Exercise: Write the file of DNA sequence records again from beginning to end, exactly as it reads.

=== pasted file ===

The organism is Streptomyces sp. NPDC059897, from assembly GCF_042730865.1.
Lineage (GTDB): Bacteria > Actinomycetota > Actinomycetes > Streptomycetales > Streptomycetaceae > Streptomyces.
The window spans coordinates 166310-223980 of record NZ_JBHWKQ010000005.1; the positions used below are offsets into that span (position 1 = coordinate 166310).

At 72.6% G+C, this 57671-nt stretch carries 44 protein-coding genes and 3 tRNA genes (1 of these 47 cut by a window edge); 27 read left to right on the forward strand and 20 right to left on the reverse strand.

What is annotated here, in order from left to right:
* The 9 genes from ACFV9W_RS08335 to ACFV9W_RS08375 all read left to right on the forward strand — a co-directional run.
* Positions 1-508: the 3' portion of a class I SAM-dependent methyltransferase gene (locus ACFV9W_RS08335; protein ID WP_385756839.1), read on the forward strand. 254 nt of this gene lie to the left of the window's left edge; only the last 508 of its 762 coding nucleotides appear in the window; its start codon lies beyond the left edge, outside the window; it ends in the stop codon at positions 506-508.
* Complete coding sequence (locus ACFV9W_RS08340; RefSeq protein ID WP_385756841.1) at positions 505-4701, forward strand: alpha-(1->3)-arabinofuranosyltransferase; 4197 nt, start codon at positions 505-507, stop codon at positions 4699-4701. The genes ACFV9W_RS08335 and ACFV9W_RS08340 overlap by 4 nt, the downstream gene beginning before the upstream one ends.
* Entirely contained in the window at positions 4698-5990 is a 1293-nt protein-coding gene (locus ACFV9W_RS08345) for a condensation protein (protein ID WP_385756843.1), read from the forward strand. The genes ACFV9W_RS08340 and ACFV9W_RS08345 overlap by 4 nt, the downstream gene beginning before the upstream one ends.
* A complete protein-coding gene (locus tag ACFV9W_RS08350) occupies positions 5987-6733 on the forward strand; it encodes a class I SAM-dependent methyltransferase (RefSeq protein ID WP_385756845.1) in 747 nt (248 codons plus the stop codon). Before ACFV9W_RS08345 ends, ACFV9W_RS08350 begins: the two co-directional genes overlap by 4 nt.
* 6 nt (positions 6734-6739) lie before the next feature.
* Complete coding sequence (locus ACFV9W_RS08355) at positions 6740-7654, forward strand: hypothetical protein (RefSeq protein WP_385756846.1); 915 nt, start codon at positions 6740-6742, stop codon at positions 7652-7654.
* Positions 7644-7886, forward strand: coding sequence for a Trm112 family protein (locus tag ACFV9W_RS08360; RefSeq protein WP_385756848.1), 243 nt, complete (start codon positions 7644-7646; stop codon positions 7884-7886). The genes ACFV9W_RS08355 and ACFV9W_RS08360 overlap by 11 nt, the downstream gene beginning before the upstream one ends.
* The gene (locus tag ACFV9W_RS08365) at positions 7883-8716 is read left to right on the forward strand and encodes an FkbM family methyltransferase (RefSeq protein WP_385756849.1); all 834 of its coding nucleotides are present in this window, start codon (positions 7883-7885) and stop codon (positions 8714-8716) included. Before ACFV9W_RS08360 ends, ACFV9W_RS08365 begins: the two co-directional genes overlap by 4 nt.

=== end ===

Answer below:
The organism is Streptomyces sp. NPDC059897, from assembly GCF_042730865.1.
Lineage (GTDB): Bacteria > Actinomycetota > Actinomycetes > Streptomycetales > Streptomycetaceae > Streptomyces.
The window spans coordinates 166310-223980 of record NZ_JBHWKQ010000005.1; the positions used below are offsets into that span (position 1 = coordinate 166310).

At 72.6% G+C, this 57671-nt stretch carries 44 protein-coding genes and 3 tRNA genes (1 of these 47 cut by a window edge); 27 read left to right on the forward strand and 20 right to left on the reverse strand.

What is annotated here, in order from left to right:
* The 9 genes from ACFV9W_RS08335 to ACFV9W_RS08375 all read left to right on the forward strand — a co-directional run.
* Positions 1-508: the 3' portion of a class I SAM-dependent methyltransferase gene (locus ACFV9W_RS08335; protein ID WP_385756839.1), read on the forward strand. 254 nt of this gene lie to the left of the window's left edge; only the last 508 of its 762 coding nucleotides appear in the window; its start codon lies beyond the left edge, outside the window; it ends in the stop codon at positions 506-508.
* Complete coding sequence (locus ACFV9W_RS08340; RefSeq protein ID WP_385756841.1) at positions 505-4701, forward strand: alpha-(1->3)-arabinofuranosyltransferase; 4197 nt, start codon at positions 505-507, stop codon at positions 4699-4701. The genes ACFV9W_RS08335 and ACFV9W_RS08340 overlap by 4 nt, the downstream gene beginning before the upstream one ends.
* Entirely contained in the window at positions 4698-5990 is a 1293-nt protein-coding gene (locus ACFV9W_RS08345) for a condensation protein (protein ID WP_385756843.1), read from the forward strand. The genes ACFV9W_RS08340 and ACFV9W_RS08345 overlap by 4 nt, the downstream gene beginning before the upstream one ends.
* A complete protein-coding gene (locus tag ACFV9W_RS08350) occupies positions 5987-6733 on the forward strand; it encodes a class I SAM-dependent methyltransferase (RefSeq protein ID WP_385756845.1) in 747 nt (248 codons plus the stop codon). Before ACFV9W_RS08345 ends, ACFV9W_RS08350 begins: the two co-directional genes overlap by 4 nt.
* 6 nt (positions 6734-6739) lie before the next feature.
* Complete coding sequence (locus ACFV9W_RS08355) at positions 6740-7654, forward strand: hypothetical protein (RefSeq protein WP_385756846.1); 915 nt, start codon at positions 6740-6742, stop codon at positions 7652-7654.
* Positions 7644-7886, forward strand: coding sequence for a Trm112 family protein (locus tag ACFV9W_RS08360; RefSeq protein WP_385756848.1), 243 nt, complete (start codon positions 7644-7646; stop codon positions 7884-7886). The genes ACFV9W_RS08355 and ACFV9W_RS08360 overlap by 11 nt, the downstream gene beginning before the upstream one ends.
* The gene (locus tag ACFV9W_RS08365) at positions 7883-8716 is read left to right on the forward strand and encodes an FkbM family methyltransferase (RefSeq protein WP_385756849.1); all 834 of its coding nucleotides are present in this window, start codon (positions 7883-7885) and stop codon (positions 8714-8716) included. Before ACFV9W_RS08360 ends, ACFV9W_RS08365 begins: the two co-directional genes overlap by 4 nt.